“That is when the guys sat on the bench said definitely something was happening because Clayton Munemo never sat on the bench as, every three minutes or so, he was on the phone speaking in English. They even said they suspect that it must be the guys from Malaysia they saw when they played as the national team.”

The situation came to a head when Maphosa called the entire technical department together for a team meeting, confronting the coaching staff.

“Taurai Mangwiro (one of the coaches) said he was not part of it as he was surprised to hear Dhlakama telling Vorster (one of the defenders) that they should concede another goal. I then told Clayton how our keeper conceded the first goal. Clayton ended up accusing me of inciting the other guys to revolt. I headbutted him and he stormed out of my room.”

He went on to suggest that the club’s two central defenders, Voster Chitemu and Luckmore Simango, were among the conspiracy, questioning where they had the money to live the lifestyles that they appeared to be leading at the time.

A key figure behind the whole Asiagate match-fixing scandal appears to have been Singaporean betting agent, Wilson Raj Perumal. Perumal had been convicted of match-fixing in 1995, and was arrested again in February last year near Wembley. He was accused of running scams worldwide, including teams from not only Zimbabwe, but also Finland, Togo, Singapore and Botswana among others.

Wilson Raj Perumal has been at the heart of several match-fixing investigations spanning several continents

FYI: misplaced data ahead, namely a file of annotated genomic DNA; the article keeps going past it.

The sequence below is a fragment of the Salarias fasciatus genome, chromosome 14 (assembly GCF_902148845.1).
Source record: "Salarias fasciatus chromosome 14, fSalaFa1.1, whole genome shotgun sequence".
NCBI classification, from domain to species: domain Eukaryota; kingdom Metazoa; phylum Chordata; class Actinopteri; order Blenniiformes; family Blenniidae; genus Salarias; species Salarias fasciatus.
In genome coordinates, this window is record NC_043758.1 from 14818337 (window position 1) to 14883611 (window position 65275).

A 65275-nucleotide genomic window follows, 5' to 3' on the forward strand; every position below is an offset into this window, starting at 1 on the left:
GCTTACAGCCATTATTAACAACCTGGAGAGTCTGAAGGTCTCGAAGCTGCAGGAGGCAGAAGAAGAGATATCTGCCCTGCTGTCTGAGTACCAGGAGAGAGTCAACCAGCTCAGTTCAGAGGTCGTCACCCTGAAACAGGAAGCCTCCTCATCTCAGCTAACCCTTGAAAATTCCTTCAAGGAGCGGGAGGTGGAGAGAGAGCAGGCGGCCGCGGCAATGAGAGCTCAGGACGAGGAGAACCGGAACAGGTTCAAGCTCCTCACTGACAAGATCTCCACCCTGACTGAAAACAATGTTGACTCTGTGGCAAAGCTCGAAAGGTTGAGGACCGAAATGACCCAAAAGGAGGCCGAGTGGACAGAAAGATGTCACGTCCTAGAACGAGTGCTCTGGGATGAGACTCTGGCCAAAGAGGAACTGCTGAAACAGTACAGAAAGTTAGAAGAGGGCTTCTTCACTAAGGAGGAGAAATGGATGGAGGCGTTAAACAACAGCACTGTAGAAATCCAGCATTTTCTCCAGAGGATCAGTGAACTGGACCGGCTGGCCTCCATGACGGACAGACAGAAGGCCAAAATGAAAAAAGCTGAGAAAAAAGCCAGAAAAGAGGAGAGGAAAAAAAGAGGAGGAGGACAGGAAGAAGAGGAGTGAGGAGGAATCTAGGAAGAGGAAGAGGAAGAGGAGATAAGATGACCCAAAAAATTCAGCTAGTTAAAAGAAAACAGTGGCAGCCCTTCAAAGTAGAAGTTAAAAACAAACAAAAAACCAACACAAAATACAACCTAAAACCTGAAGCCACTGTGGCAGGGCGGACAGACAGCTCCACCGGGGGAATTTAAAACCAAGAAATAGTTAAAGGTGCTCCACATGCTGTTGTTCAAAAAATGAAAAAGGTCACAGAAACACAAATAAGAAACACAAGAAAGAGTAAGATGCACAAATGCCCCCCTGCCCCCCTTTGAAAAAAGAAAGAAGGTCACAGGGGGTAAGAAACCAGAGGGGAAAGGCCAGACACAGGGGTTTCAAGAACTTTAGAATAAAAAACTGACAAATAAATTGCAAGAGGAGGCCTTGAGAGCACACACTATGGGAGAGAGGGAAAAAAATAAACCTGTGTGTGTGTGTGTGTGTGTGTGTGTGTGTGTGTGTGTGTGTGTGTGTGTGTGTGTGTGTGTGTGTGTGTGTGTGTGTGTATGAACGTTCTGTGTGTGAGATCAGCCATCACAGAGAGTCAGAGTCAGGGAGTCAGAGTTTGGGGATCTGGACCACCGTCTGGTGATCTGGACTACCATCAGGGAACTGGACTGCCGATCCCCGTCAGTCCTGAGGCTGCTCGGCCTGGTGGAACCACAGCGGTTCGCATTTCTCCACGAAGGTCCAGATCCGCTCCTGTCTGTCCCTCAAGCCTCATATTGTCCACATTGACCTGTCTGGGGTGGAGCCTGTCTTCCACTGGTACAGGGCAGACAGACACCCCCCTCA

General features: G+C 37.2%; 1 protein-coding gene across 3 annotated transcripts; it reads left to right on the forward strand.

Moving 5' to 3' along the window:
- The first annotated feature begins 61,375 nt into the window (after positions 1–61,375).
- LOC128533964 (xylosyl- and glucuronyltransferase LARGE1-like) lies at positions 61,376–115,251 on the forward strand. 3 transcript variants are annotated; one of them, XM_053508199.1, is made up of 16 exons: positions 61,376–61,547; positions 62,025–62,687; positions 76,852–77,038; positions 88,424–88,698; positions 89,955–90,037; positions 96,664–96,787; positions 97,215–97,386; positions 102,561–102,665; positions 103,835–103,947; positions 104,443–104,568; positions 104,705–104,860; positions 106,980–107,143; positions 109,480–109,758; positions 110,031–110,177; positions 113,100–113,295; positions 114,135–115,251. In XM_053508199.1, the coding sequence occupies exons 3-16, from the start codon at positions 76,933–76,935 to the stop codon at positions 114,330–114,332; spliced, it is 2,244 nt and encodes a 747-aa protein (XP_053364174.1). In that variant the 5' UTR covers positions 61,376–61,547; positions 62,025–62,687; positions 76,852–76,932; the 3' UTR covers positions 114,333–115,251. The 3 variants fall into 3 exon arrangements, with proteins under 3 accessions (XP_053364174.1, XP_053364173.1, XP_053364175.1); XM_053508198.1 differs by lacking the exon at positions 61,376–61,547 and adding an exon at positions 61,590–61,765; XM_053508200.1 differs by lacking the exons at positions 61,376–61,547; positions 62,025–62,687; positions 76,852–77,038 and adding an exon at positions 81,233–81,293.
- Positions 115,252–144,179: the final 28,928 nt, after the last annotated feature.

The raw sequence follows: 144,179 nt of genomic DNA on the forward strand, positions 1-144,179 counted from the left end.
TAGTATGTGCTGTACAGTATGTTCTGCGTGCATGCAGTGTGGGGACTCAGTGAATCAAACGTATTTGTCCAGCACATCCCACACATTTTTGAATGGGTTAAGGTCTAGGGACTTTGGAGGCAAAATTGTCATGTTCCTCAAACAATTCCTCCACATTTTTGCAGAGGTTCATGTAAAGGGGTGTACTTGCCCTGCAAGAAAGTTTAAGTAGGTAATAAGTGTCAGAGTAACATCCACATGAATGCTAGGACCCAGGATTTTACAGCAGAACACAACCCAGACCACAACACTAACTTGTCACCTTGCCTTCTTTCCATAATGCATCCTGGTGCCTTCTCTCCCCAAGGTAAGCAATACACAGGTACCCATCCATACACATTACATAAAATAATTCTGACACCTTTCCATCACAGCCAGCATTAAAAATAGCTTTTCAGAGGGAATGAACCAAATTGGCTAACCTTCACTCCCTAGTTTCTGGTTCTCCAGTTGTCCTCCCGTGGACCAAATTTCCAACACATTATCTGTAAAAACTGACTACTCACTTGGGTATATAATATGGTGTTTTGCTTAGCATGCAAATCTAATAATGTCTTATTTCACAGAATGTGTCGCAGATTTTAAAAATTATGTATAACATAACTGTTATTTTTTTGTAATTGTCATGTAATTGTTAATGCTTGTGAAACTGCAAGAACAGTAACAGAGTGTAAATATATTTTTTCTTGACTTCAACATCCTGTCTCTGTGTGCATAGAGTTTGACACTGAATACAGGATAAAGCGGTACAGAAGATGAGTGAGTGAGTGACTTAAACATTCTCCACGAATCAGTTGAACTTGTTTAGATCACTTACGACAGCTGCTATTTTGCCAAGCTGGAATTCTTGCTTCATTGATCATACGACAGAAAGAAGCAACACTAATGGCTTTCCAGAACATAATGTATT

The fallout from the scandal will affect Zimbabwean football for years to come. The national team is already suffering from the suspension of almost every player that had represented the side for a three-year period. The governing body has been forced into a dramatic overhaul, resulting in the arrest of its former CEO and the suspension of five other board members.

ZIFA has said that ‘it will be reasonable, fair and, to some extent, lenient in the way it will handle those players and officials found to be on the wrong side of the football laws. They are human beings and they are very much aware of the consequences of life bans.’

However, Sepp Blatter has threatened to issue life bans from FIFA and permanently blacklist officials and players involved in any form of match-fixing or cover-up. A paragraph from Zimpapers, a Zimbabwean website sums up the situation succinctly:

“It was the Sunshine City a mere two weeks ago when Sepp Blatter’s delegation flew in direct from Zurich to the VIP suite at the Harare International Airport domestic terminal. Moments after Blatter had left the capital the following day it was freezing cold. And in his wake was a football tsunami. The world football boss had himself delivered the fatal judgment on all the would-be convicted mercenaries.”